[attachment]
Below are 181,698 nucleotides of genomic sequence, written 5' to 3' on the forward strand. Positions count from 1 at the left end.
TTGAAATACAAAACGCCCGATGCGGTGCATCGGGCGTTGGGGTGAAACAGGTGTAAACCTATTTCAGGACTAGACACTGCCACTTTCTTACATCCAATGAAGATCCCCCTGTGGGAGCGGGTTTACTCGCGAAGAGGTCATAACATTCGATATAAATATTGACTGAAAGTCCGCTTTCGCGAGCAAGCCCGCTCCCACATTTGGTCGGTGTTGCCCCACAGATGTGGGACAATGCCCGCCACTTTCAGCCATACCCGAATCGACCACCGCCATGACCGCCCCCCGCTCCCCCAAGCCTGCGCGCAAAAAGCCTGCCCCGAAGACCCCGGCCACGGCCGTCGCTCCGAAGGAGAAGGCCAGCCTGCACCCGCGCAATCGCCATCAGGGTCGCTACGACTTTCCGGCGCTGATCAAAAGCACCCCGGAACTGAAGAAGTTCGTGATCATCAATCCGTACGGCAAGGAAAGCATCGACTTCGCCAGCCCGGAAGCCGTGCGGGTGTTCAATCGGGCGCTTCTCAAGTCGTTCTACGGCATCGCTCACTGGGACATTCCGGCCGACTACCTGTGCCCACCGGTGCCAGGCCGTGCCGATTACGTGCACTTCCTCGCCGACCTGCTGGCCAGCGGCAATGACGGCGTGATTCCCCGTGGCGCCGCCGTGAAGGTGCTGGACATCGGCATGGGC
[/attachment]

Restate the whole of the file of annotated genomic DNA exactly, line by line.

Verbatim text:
Below are 181,698 nucleotides of genomic sequence, written 5' to 3' on the forward strand. Positions count from 1 at the left end.
TTGAAATACAAAACGCCCGATGCGGTGCATCGGGCGTTGGGGTGAAACAGGTGTAAACCTATTTCAGGACTAGACACTGCCACTTTCTTACATCCAATGAAGATCCCCCTGTGGGAGCGGGTTTACTCGCGAAGAGGTCATAACATTCGATATAAATATTGACTGAAAGTCCGCTTTCGCGAGCAAGCCCGCTCCCACATTTGGTCGGTGTTGCCCCACAGATGTGGGACAATGCCCGCCACTTTCAGCCATACCCGAATCGACCACCGCCATGACCGCCCCCCGCTCCCCCAAGCCTGCGCGCAAAAAGCCTGCCCCGAAGACCCCGGCCACGGCCGTCGCTCCGAAGGAGAAGGCCAGCCTGCACCCGCGCAATCGCCATCAGGGTCGCTACGACTTTCCGGCGCTGATCAAAAGCACCCCGGAACTGAAGAAGTTCGTGATCATCAATCCGTACGGCAAGGAAAGCATCGACTTCGCCAGCCCGGAAGCCGTGCGGGTGTTCAATCGGGCGCTTCTCAAGTCGTTCTACGGCATCGCTCACTGGGACATTCCGGCCGACTACCTGTGCCCACCGGTGCCAGGCCGTGCCGATTACGTGCACTTCCTCGCCGACCTGCTGGCCAGCGGCAATGACGGCGTGATTCCCCGTGGCGCCGCCGTGAAGGTGCTGGACATCGGCATGGGC